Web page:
Scottish Endarkenment: postwar art at Dovecot

Bill Hare and Andrew Patrizio open their new curation and art historical project Scottish Endarkenment this month. Bill Hare talks here about his new take on postwar Scottish Art

Article by Adam Benmakhlouf | 09 May 2016

Artists like Joan Eardley, Douglas Gordon, John Bellany and Ian Hamilton Finlay together might all make up something like a 20th century Scottish canon. Along with 36 odd other well-known historical and contemporary artists, they’re all part of Scottish Endarkenment: Art and Unreason 1945 to the Present in Dovecot Gallery.

Curated by art historians Bill Hare and Andrew Patrizio, this exhibition has a serious go at reframing Scottish art from 1945 to present day. This new project emerged from Hare and Patrizio’s mutual interest in “the kind of subject matter that these artists have been drawn to,” Hare explains. “If you think of people like John Bellany for example, they’re challenging, disturbing and provocative.”

For Hare, the turning point for this kind of artwork came after WWII. Not until then did the visual arts meet “the challenge of taking on these kinds of themes. After the war there’s a sudden outburst of artists that are much more courageous with the subjects and themes they deal with.”

Though coming after all the economic booms and dandyism of the Glasgow Boys, Mackintoshes and Scottish Colourists that saw in the 20th century, post-1945, Hare sees the strongest artistic forebears coming instead from Scottish literary figures. “If you take one of the big stars of recent Scottish art, Douglas Gordon, he makes clear reference to [darker-minded authors like] James Hogg and Robert Louis Stevenson.” Extending this line of influence, he also considers the importance of the work of novelist Muriel Spark to the post-war Endarkenment.

With its 40 artists, the emphasis shifts from singular personalities to thematic exploration and having space for subthemes. As one example, Hare describes “the military dangers that threaten our existence. That means we’ve got a couple of Eduardo Paolozzi works dealing with the nuclear threat and Ian Hamilton Finlay’s Et in Arcadia Ego. There’s a tank that looks like a tomb or sarcophagus in a landscape – the notion is even in paradise you will find death and destruction.”

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While ‘Scottish’ appears in the title, birthplace and residence aren’t much concern. “Most artists don’t make any claim to national unity.” Though it might be uncontroversial to think Scottish art can go and come from anywhere, he admits that when it comes to setting some kind of solid boundaries, “that’s always an awkward question that’s asked about Scottish art.”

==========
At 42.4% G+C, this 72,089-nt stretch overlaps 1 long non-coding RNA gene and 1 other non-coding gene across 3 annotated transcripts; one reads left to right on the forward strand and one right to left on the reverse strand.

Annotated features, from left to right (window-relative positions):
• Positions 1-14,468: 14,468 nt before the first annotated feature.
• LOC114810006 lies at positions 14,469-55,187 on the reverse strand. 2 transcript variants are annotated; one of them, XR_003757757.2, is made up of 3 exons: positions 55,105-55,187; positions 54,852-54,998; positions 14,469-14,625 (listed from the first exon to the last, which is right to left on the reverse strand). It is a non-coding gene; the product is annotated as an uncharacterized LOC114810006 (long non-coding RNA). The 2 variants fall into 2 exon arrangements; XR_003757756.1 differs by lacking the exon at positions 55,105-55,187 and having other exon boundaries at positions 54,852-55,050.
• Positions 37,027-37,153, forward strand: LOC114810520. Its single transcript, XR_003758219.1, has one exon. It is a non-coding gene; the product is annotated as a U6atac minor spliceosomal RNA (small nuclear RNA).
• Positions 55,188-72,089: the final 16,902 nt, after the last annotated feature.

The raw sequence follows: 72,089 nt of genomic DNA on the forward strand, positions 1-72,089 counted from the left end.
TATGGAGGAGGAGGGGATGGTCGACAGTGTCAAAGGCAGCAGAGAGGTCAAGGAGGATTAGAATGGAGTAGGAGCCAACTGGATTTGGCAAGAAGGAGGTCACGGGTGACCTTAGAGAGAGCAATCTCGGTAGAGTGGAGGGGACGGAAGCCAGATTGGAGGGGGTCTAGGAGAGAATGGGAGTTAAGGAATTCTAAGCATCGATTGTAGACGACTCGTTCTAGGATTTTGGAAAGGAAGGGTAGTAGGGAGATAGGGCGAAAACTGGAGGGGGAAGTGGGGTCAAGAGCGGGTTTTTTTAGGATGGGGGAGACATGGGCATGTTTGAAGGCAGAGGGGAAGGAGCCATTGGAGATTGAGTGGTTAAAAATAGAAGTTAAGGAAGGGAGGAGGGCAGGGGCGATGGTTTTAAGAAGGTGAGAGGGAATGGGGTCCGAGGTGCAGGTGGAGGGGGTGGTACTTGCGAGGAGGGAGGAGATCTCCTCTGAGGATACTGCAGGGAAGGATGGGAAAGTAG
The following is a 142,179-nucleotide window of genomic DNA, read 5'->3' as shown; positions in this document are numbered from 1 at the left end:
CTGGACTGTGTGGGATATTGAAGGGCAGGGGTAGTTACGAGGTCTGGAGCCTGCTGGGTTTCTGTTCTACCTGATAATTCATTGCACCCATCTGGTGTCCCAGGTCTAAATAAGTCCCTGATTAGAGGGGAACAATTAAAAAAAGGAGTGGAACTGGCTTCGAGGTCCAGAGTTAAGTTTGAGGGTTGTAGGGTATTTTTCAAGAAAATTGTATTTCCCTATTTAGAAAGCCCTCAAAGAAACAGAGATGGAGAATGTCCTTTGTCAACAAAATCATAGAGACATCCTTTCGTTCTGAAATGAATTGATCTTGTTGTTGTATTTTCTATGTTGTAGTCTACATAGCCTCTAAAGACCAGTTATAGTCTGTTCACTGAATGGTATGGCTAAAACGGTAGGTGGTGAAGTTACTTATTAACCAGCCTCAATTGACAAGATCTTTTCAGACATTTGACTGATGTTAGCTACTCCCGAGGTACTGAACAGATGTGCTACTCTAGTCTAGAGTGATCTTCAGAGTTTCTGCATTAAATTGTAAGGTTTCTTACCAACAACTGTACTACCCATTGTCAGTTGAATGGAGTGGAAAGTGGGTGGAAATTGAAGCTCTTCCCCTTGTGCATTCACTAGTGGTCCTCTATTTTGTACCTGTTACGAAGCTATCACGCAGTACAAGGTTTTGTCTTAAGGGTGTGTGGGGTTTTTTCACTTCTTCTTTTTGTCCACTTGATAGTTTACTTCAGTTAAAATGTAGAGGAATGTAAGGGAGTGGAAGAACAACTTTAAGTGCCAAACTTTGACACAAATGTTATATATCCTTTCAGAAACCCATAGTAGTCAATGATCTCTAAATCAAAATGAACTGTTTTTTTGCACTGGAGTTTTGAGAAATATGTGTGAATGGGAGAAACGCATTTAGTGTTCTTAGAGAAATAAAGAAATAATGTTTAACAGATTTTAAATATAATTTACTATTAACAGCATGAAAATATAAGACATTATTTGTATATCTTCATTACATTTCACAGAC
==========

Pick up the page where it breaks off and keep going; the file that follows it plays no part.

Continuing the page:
Specifically considering exhibitors who left to make it in London during this period of Endarkenment, “they didn’t go to England. No Scottish artists went to Scunthorpe to develop their career. They went to London in the same way English and Welsh artists went to London. It’s the big metropolis that has contacts with the international art world.”

Also important to Scottish Endarkenment was fair representation of men and women artists. Nevertheless, Hare mentions that while there’s a strong female presence in this exhibition, he clarifies: “We didn’t do it consciously, we didn’t set a quota.”

Allowing for their Scottish Endarkenment thesis to extend beyond the visual arts, there will be a conference on the concept on Friday 17 June. “Invited speakers are coming to present on subjects visual and non-visual, including literature and philosophy and thinking beyond the postwar period.”

With big ambitions for their idea of the counter-Enlightenment trend in Scotland after the war, the curators are looking to spark a shift in the perception of the period. Says Hare, “Hopefully it can start making links between a lot of disparate things like Scottish literature and scientific investigation… in the same way the Scottish Enlightenment is seen as a cultural phenomenon.”

Scottish Endarkenment: Art and Unreason 1945 to the Present in Dovecot Gallery, 13 May to 29 Aug